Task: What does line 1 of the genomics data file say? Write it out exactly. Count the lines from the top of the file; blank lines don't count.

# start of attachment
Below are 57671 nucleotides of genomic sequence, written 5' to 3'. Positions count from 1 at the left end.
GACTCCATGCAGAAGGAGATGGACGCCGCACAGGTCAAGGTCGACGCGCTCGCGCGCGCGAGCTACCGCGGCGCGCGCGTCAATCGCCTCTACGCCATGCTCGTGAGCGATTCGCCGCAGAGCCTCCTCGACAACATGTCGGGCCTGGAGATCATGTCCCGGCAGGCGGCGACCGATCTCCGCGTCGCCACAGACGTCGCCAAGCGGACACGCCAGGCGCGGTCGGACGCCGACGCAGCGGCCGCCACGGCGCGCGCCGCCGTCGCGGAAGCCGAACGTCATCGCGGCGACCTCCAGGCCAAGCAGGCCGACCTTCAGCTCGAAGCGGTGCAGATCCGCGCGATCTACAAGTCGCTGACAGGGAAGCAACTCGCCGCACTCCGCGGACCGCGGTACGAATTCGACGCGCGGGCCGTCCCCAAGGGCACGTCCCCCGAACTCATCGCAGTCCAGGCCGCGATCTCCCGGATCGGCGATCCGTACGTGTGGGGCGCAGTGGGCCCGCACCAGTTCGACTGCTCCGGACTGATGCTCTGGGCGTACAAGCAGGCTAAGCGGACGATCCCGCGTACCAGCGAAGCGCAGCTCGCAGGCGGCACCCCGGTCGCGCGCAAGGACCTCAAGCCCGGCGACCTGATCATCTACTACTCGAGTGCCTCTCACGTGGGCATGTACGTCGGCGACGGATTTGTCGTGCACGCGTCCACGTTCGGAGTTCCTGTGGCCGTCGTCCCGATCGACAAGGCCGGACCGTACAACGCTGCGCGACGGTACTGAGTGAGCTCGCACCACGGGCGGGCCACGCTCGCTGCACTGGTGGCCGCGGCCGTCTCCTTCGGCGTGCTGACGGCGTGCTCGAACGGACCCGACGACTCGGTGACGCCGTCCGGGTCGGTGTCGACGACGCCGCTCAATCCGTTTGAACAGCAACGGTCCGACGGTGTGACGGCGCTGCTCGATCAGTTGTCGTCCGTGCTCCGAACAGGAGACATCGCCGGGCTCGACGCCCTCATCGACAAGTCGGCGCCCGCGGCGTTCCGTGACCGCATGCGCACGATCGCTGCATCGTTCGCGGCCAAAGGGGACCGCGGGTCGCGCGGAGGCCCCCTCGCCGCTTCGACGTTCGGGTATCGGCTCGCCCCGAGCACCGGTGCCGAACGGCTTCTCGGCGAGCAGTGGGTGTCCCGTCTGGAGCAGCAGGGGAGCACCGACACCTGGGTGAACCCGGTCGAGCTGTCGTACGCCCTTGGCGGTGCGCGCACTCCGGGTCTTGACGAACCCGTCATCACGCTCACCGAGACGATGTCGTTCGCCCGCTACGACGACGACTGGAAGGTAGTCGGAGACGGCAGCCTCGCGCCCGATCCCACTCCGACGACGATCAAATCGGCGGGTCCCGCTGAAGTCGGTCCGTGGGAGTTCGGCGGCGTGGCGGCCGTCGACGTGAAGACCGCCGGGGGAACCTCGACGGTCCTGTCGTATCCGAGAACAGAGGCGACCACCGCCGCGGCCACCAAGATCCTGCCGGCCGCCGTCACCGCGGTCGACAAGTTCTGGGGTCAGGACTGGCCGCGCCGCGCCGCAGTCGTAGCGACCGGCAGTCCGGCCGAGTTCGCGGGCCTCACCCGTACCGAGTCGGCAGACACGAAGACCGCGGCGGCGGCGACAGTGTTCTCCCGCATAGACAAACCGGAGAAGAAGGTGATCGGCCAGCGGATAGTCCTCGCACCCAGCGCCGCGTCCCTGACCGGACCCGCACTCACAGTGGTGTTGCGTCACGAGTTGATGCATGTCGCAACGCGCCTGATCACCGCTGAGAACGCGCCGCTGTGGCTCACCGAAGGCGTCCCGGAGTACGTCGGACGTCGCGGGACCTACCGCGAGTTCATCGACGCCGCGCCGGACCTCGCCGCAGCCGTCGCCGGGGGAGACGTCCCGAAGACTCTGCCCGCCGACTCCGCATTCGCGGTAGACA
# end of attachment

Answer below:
Below are 57671 nucleotides of genomic sequence, written 5' to 3'. Positions count from 1 at the left end.